Peep Sight


Aiming the Bow

Step One: Putting on the Release
Step Two: Nocking the Arrow
Step Three: Holding the Bow
Step Four: Drawing the Bow
Step Five: Aiming the Bow
Step Six: Firing the Bow

Though drawing the bowstring is the most physically demanding part of the process, the hardest part of compound archery is still ahead of you. But don't worry. With the coaching on this Web site and a little bit of practice you'll be sticking your target with ease.

The sight system on a compound bow consists of two parts. The peep sight, which adjusts to your eye when the string is drawn, is located on the bowstring. The forward sight, which consists of a series of pins and a level, is attached to the front of the bow.

Forward Sight

These pins are set to graduated distances always beginning at 20 yards (the highest pin) and working out to 30, 40, and 50 yards (the lower pins.) An archer should know at what distances the pins are set before attempting a shot. Luckily for us, the top pin is almost always set for 20 yards, the exact distance we walked from our target in step four.

Remember your anchor point? Remember how I said it doesn't matter where it is? I lied a little bit. If you can't see through the peep sight, you'll have to adjust your face or your anchor point so that you can.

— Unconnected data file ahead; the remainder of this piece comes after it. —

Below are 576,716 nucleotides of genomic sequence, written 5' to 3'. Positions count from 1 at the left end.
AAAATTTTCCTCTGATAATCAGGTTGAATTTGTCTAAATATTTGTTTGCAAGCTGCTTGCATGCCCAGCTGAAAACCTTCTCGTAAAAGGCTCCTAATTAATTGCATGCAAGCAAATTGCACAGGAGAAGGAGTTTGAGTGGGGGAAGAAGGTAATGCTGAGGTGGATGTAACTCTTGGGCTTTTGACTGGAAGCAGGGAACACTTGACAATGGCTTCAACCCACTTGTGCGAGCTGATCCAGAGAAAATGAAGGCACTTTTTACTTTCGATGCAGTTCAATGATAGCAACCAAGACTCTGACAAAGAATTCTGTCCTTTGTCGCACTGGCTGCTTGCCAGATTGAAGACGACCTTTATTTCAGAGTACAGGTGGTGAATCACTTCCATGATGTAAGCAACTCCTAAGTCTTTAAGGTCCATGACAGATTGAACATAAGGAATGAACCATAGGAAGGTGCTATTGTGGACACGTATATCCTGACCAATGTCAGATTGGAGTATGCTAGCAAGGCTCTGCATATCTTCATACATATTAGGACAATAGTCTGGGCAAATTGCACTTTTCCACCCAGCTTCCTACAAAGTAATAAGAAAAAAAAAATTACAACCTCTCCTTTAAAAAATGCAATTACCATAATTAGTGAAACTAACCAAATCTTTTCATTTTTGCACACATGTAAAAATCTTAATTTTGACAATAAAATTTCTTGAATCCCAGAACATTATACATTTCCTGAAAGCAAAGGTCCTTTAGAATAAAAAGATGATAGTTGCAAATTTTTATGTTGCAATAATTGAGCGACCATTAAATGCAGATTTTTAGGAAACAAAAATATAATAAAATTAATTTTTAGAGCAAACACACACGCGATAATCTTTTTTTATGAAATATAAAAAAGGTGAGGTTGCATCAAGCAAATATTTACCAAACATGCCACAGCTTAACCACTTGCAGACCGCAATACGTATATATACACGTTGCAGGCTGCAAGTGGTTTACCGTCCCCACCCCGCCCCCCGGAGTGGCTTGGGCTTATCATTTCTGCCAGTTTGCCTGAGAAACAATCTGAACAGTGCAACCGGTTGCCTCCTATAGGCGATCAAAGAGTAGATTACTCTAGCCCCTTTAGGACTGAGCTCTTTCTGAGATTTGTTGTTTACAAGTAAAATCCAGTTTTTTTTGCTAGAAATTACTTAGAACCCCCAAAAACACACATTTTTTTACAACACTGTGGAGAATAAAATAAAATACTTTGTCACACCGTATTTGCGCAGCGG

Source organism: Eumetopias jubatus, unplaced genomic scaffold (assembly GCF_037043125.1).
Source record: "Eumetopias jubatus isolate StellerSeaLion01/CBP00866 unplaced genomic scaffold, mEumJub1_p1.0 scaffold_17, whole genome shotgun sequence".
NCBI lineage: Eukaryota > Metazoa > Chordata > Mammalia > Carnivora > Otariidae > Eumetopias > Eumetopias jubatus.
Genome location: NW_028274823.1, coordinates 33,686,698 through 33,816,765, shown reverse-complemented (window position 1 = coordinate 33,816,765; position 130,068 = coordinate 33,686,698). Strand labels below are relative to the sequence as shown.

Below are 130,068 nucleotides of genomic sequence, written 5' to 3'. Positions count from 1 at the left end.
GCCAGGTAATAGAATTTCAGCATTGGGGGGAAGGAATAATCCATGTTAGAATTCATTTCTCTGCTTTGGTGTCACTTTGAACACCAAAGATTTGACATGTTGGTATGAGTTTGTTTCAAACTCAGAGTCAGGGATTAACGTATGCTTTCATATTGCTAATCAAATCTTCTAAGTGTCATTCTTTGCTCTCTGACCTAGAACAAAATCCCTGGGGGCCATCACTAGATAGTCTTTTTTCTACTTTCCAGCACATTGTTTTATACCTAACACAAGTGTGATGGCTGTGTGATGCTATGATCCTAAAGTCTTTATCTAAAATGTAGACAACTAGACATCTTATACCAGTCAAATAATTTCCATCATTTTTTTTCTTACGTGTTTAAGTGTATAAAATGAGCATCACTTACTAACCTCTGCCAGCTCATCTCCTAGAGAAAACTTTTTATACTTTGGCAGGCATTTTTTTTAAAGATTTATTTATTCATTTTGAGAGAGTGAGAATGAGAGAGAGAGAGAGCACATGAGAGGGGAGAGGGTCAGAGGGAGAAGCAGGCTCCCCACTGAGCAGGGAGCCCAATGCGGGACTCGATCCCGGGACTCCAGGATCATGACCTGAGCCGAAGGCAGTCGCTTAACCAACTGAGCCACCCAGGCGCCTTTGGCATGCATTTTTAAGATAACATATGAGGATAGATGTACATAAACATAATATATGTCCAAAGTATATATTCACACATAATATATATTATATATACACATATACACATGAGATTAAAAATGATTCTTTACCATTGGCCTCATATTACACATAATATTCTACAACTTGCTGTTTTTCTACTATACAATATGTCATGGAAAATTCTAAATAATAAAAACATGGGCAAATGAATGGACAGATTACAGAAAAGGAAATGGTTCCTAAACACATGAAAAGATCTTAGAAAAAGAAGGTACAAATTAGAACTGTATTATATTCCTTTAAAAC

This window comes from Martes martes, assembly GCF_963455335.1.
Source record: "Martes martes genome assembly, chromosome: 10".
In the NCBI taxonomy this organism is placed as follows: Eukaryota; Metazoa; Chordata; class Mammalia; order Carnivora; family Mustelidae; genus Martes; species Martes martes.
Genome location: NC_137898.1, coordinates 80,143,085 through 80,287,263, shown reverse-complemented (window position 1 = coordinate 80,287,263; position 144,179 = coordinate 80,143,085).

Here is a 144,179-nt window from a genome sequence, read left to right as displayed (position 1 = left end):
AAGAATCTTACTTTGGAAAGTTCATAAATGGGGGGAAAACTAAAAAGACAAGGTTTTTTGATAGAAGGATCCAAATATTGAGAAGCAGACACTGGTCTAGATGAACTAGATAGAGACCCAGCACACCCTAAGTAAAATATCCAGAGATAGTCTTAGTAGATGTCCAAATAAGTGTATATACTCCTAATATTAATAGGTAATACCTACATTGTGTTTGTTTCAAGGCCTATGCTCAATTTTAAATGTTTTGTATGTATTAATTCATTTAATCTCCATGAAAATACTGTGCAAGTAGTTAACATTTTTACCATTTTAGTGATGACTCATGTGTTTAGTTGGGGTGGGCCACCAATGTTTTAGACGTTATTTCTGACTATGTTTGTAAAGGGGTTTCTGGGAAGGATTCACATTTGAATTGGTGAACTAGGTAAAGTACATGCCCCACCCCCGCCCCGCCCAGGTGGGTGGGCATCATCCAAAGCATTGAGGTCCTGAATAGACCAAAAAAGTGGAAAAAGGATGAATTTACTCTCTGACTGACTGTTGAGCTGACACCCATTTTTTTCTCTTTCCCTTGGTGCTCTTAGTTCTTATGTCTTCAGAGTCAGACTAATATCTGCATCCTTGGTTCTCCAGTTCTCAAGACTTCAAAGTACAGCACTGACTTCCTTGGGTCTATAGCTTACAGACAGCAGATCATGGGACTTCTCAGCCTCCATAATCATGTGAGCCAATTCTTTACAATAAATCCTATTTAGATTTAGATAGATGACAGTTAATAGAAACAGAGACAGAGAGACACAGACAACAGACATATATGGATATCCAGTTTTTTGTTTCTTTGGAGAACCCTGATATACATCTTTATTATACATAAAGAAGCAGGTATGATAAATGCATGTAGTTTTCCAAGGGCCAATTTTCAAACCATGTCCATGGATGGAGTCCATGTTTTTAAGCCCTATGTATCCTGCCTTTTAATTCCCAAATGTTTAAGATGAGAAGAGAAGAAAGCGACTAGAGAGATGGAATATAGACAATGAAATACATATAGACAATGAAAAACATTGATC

The basic principle is that the bow is aimed by lining up the target with the pin, as seen through the peep sight. So look through that peep sight.

Now that you've got your dominant eye looking through the peep, shut your other eye and line your target up with the top (20 yard) pin. Similarly, if you were taking a 30 or 40 yard shot, you would line up the target with the corresponding pin (second down, third down,etc.)

Make sure that the bubble is in the center of the level in the forward sight, and you're ready to go.

And the hardest part is over. All that's left is Step Six: Firing the Bow.